In the second book, Truth, the story takes on another surprising turn. Claire is granted pardon after four months in prison, the pardon unbeknownst to her was facilitated by her faithful friend, the wife of Anthony’s VP. Claire relocates to another State. When Anthony learned of her pardon and relocation, he immediately set out a scheme to bring her back because for the first time since he had her kidnapped, she was free of his surveillance which was not ever part of his plan. During the pursuit, they both managed to have a child. In this series, Anthony is shown as going through a change, for the better. Now, instead of irritation, he is amused at Claire’s Phoenix-like come backs and playfulness,
But, Emily, Claire’s sister, who is vehemently against everything that Anthony did to Claire, reminds her that it is the 21st century and she could very well bring up the child on her own. Claire is adamant that she and Anthony will raise their child together. Claire eventually agreed to return with him to his home, if only to give the child an established future. Again, Anthony’s friends are stunned at the turn of events, but they take their cue from him. If Anthony says he’s reconciled with Claire, then they too are. Toward the close of this book, Claire agreed to be his fiance once more.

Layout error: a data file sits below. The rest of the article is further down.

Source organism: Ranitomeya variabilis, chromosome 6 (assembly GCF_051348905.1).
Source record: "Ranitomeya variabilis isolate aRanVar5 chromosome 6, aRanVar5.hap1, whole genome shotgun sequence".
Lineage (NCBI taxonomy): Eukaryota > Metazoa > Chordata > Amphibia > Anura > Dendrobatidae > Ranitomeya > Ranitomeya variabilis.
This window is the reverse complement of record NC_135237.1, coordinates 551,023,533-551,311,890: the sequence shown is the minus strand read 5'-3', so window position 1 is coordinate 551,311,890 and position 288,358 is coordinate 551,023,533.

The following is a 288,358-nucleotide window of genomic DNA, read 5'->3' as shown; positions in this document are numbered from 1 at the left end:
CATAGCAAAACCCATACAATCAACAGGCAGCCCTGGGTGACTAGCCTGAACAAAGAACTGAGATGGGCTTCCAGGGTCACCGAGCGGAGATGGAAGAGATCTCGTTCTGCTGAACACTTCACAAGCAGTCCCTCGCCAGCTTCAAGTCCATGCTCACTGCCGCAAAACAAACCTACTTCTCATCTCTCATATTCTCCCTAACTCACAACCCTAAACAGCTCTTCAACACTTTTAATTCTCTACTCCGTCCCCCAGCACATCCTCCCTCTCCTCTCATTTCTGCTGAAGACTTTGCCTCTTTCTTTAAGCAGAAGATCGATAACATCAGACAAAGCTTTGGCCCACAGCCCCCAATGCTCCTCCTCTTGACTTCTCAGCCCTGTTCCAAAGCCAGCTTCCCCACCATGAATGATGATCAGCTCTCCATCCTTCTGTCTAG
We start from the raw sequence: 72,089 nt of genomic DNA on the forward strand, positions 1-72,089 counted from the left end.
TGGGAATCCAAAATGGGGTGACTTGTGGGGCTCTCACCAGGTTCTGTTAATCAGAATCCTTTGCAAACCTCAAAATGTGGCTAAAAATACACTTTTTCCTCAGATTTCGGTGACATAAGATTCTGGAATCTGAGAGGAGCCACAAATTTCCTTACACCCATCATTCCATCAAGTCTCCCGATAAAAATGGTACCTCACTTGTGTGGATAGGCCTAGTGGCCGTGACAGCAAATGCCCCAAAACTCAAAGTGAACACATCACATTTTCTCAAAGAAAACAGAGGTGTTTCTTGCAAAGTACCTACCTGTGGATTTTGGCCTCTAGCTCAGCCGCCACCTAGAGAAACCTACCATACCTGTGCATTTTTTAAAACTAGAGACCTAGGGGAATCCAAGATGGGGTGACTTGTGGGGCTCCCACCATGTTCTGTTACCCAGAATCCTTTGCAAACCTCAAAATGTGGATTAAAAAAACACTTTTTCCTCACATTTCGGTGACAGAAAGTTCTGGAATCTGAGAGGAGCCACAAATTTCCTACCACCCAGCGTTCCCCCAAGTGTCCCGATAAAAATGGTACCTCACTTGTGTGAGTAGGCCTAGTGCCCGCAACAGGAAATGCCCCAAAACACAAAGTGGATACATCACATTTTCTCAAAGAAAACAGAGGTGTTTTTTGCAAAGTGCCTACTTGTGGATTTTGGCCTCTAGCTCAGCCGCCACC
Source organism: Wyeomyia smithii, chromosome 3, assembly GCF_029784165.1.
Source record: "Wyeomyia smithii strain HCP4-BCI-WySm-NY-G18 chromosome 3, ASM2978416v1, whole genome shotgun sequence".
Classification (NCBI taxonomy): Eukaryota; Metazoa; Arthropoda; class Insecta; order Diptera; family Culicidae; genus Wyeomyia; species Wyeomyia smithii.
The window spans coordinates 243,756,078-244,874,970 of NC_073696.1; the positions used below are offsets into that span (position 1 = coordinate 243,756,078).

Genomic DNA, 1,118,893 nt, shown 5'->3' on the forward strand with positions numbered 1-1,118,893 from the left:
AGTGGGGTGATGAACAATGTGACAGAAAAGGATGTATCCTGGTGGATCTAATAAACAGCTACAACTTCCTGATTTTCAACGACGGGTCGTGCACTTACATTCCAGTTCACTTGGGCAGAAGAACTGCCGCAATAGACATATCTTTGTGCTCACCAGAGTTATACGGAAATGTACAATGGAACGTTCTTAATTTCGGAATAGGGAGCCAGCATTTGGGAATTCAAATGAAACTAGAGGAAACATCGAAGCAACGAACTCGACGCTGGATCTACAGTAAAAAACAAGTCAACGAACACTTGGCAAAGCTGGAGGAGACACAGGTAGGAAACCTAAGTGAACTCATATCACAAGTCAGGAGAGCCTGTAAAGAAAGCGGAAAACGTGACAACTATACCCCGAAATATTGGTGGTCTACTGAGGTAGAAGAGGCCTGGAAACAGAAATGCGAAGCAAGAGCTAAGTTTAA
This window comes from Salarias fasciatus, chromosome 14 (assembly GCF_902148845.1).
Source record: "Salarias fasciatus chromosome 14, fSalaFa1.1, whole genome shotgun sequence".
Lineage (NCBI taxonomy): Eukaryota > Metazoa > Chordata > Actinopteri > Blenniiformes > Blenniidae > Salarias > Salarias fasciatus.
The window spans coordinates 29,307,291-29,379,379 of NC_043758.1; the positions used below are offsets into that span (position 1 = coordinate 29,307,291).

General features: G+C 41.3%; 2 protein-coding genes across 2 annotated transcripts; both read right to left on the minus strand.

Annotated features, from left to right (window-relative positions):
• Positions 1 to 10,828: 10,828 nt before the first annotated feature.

In the third book, Convicted, we see Claire’s story, the one she recounted while in prison, published as a book. In yet another unexpected turn, Anthony and Catherine are arrested, their plots of vendetta having finally caught up with them. Initially, he instructed his legal team to do everything to keep him out of jail, but after some thinking he voluntarily turned himself in “for the sake of Claire and our child”. In other words, he didn’t want that one day when they’ve already established themselves as a family, authorities would come knocking at their door to take him away. He decided that it was best to face his sentence now. A negotiated agreement was reached with the FBI which considerably reduced his sentence to four years which was for kidnapping Claire. Incarcerated, Anthony knew what Claire had known during her incarceration: a public failure. Didn’t he just have the rule for that?